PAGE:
Archive for the ‘Aging’ Category

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The Belt of the Gods

June 15, 2016

bolo

My life has been changed forever and it is all due to a new belt. More specifically, an elastic stretchy belt.

I have always worn a belt, for two reasons, mostly. First, my lineage is that of a Texas redneck. We wear leather belts. With big belt buckles We just do. Don’t question it. Besides keeping pants above the waistline I’ve never figured out the real reason. Some men are well shaped and don’t need a belt to hold up the jeans. The Texan belt, I figure, is purely decorative with large, shiny buckle to draw attention to our crotch area.

Texan men even wear belts around our necks. That’s right; instead of a formal men’s long or bow tie, we wear the famous “bolo” tie which is essentially a belt around the neckline with a smaller decorative buckle.

Second, and the most obvious reason, is to cinch our trousers around our hips so they don’t fall down. In my 20’s and 30’s a belt wasn’t really necessary for that purpose. But now as I am now the age of mumblemumble I find that my britches tend to sag due to a curious barrel shape my body has taken in my middle parts. Let’s just say that my 20-something six-pack is now a keg. Therefore, a belt has been an unavoidable and fundamental element to my daily couture.

My belt of choice has been a simple, thin, plain, black, leather belt. It works for work. Discrete. Fashionable. Easy to store. But alas, after a hearty meal or the day following an earnest evening of brew tasting the usual belt setting embraces my waistline with much restraint and groaning protest.

Recently I was introduced to the stretchy belt.

And there was much rejoicing and sounding of trumpets and jamming of saxophones and melting of faces with electric guitar!

Hallelujah! This $20 little piece of elastic braided belt is a gift sent by the gods of growing waistlines. No longer do I have to loosen the leather strip another notch after a Thanksgiving feast. I can cinch it up tight enough to hold up the sinking, slipping britches, and when I sit properly in a chair the elastic flexes so I do not feel that burdensome hip pinch.

It feels good to breathe. It really does. And the remorseful act of sucking in the gut to prevent permanent and indented “belt waist” is a thing of the past. Thank you, gods of the growing waistline, for your generous favor to beer-bellied fellows everywhere!

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Confessions of a Dyslexic Accountant

March 12, 2015

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Hi. My name is Bob. I’m an accountant. And I have Permanent Onset Radically Transposing Late Adult Number Dyslexia (or ‘PORTLAND’ for short). Self-diagnosed, of course. I don’t even know if there is such a thing as “onset number dyslexia”. In fact, a quick Google search of the term returns nil. So I am announcing herewith that I have discovered a new debilitating number transposing syndrome and I am calling it PORTLAND.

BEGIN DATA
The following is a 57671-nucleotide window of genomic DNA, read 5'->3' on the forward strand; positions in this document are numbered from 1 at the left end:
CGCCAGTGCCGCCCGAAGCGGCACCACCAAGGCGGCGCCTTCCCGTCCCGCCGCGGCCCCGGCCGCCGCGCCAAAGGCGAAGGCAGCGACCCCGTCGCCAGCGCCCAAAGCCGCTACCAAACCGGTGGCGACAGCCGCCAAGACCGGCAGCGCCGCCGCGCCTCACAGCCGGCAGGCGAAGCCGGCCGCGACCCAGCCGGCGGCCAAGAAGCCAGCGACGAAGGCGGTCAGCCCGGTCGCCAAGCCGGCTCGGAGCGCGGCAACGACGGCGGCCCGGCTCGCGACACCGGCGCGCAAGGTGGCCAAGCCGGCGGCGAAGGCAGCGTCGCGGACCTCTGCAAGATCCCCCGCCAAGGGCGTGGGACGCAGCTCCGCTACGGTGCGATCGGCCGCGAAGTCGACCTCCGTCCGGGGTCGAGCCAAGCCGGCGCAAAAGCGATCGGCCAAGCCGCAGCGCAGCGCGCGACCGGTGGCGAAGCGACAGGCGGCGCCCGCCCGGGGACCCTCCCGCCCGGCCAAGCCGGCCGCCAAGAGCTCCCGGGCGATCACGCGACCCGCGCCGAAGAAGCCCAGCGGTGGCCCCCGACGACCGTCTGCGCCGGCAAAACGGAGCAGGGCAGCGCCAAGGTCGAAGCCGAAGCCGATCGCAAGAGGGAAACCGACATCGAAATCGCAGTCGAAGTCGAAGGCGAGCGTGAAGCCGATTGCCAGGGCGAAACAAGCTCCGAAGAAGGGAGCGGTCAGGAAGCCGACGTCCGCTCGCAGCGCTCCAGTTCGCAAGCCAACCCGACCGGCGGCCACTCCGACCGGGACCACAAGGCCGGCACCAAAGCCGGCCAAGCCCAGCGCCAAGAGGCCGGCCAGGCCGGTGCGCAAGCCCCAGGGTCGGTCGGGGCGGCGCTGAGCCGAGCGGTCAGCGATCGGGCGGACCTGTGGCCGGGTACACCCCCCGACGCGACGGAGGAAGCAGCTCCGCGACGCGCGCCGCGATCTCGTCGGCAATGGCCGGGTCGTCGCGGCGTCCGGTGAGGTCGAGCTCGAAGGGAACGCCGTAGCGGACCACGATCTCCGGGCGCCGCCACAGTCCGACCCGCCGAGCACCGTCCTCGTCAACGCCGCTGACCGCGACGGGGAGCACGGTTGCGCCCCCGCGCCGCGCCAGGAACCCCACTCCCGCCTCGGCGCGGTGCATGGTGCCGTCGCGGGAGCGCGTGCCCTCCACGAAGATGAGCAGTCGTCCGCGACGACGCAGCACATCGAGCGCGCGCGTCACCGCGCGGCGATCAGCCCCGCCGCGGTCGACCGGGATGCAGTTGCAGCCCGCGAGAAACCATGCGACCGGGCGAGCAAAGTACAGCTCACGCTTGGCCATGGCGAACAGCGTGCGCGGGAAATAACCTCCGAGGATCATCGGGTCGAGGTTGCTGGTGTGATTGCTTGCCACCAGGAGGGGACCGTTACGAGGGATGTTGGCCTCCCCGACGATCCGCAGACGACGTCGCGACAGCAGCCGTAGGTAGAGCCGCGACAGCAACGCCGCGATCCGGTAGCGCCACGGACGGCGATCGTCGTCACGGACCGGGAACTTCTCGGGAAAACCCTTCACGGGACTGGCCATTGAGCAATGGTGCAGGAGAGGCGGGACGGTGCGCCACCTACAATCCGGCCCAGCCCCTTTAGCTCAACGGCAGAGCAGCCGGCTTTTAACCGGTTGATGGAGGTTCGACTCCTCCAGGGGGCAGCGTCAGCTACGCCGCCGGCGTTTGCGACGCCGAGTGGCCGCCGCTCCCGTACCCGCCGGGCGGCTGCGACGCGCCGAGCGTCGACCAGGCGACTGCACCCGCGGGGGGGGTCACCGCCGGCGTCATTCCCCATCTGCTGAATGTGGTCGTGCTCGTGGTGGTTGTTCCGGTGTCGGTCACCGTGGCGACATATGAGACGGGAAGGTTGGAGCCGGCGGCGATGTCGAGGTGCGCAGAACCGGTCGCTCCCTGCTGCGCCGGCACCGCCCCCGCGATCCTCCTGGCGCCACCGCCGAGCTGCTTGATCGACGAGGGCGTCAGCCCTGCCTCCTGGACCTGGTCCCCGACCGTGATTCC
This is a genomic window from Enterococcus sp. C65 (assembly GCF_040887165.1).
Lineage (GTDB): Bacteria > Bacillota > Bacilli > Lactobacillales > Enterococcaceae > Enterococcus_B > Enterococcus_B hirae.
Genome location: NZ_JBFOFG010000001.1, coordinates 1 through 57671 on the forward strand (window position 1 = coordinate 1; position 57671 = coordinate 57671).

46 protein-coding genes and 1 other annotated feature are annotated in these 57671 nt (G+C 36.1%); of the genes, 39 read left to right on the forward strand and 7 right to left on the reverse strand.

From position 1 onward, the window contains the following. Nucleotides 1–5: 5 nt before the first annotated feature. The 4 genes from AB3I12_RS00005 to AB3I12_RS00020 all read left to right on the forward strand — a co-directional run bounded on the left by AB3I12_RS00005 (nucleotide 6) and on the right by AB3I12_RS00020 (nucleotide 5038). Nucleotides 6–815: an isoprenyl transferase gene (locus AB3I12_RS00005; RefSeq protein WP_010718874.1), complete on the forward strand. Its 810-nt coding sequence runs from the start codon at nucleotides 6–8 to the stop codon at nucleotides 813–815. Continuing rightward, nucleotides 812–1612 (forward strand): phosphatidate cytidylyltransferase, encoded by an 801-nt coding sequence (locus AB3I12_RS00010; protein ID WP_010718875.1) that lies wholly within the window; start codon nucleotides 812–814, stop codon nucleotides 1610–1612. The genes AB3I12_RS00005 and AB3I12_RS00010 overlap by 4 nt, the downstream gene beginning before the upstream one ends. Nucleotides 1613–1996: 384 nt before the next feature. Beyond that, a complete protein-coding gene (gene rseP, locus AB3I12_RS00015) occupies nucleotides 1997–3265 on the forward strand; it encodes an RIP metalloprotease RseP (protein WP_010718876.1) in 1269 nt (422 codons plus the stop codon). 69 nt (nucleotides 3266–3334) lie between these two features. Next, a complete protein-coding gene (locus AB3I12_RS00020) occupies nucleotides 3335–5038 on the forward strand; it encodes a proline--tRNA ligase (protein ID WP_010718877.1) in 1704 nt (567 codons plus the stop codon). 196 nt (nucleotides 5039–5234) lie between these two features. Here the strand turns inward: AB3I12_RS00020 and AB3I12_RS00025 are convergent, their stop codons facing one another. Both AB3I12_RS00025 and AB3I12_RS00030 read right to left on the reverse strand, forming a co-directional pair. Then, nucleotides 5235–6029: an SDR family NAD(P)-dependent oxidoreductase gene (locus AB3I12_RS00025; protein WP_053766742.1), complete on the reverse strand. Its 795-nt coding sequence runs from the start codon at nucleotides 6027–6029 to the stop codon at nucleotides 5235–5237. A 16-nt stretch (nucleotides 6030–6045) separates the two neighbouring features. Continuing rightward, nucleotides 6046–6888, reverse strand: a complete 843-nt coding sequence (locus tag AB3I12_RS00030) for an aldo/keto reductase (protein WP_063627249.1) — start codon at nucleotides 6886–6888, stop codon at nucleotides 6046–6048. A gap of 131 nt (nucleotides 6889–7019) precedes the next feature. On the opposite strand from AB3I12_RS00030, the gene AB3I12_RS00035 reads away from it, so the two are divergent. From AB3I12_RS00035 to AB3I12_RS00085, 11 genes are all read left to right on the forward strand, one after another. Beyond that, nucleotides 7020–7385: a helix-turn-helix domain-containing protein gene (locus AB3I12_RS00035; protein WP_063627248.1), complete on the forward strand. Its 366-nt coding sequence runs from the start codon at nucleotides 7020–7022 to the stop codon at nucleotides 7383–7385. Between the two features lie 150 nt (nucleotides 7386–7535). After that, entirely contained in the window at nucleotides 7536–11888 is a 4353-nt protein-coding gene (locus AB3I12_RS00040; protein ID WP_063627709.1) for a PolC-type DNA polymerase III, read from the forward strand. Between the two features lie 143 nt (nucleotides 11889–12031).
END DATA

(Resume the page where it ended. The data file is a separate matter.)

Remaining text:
Historically I have always been a number cruncher. I could whip out multiplication tables lickity split. Give me a short list of two digit numbers and I could give you back the sum in no time. And that’s why I studied accounting in college. I like my accounting day job. Every business needs a bean counter. I get a lovely sedentary job in a comfortable chair with a pair of monitors and unlimited computer access. Excel is my best friend, and at the end of the day the debits and credits all just have to add up to $0.

Why do I think I have PORTLAND? Lately I’ve noticed things just don’t add up. I have noticed clues pointing to this fact. Perhaps you’ve noticed clues as well? Here’s a starter list. See if any of these sound familiar:

  • A stranger answers the phone and you realize you’ve transposed numbers and dialed the wrong person.
  • You punch an incorrect number sequence on an adding machine, causing infinite frustration for an accountant trying to reconcile $0.27.
  • You expect to pay the bargain price of $9.99 for a set of name brand headphones and discover at the register that the actual cost is $99.99.
  • Your bank sends you a message that you just deposited only $23.21, not $32.12.
  • You look at a set of easy numbers, say, ‘12345’. And while performing quick data entry you catch yourself typing ‘13254’ (and subsequently ask yourself, ‘WTF did I do that for?’).

Yes, these clues have all happened to me. And it only happens with numbers, not letters. Since there is no official diagnosis for PORTLAND, there is no cure. Thus, it I am categorizing it as a progressive syndrome that may or may not get worse with age. The only treatment is support groups. So far I’m the only one.

Anyone want to join mine?

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Unsticky Fingers

April 11, 2014

Disadvantages of UFA is the inability to snap one's fingers.